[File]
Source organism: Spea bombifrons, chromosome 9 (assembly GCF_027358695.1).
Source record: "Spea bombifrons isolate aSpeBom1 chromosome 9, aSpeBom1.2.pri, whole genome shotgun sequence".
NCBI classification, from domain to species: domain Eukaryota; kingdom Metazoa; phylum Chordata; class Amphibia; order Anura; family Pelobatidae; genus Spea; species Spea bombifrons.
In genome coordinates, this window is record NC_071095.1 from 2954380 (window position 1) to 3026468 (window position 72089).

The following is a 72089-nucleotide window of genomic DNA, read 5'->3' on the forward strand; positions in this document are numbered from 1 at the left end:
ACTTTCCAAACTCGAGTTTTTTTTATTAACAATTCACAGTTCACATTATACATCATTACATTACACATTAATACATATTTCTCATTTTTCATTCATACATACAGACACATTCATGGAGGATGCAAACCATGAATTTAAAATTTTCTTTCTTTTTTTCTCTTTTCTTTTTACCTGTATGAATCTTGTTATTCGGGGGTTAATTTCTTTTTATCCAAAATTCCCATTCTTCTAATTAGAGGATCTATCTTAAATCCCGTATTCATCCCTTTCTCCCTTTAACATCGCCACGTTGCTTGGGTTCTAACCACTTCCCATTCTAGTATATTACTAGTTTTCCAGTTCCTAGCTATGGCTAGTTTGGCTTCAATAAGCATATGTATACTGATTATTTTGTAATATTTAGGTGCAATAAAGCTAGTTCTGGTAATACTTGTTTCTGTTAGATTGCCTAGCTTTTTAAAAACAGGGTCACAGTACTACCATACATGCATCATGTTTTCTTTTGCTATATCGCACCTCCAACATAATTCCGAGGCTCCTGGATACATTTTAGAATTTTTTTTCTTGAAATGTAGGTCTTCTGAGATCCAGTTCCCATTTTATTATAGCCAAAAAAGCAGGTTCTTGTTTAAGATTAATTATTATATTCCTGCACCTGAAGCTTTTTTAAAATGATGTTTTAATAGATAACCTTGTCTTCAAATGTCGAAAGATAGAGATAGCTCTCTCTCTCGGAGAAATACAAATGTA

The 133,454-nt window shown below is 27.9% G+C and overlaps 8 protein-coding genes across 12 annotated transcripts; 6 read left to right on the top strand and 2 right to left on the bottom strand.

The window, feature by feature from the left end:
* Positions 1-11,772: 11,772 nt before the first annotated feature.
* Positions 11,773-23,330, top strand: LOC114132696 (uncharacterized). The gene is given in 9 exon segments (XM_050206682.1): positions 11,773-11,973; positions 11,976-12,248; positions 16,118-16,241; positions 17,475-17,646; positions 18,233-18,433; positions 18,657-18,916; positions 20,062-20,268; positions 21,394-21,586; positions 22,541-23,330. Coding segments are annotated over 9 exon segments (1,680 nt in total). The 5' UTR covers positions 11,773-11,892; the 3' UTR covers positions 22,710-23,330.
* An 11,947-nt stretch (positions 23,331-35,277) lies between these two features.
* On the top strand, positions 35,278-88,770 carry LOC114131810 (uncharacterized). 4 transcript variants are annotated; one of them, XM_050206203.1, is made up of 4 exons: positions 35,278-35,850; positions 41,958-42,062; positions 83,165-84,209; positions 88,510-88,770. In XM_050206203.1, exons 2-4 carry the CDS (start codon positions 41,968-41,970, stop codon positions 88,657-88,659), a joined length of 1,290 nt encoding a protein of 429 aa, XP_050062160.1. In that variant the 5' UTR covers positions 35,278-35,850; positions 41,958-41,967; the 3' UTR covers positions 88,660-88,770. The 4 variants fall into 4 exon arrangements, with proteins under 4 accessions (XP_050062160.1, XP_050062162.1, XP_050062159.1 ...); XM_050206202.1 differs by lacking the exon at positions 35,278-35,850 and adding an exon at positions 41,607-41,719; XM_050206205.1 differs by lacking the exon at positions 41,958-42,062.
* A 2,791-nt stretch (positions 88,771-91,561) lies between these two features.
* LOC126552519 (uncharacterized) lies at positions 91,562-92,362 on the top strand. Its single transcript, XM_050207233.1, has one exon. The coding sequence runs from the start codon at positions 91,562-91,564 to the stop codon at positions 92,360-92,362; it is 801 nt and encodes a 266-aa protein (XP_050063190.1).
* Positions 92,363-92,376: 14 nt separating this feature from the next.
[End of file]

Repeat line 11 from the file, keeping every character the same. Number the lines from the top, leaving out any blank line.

* An 11,947-nt stretch (positions 23,331-35,277) lies between these two features.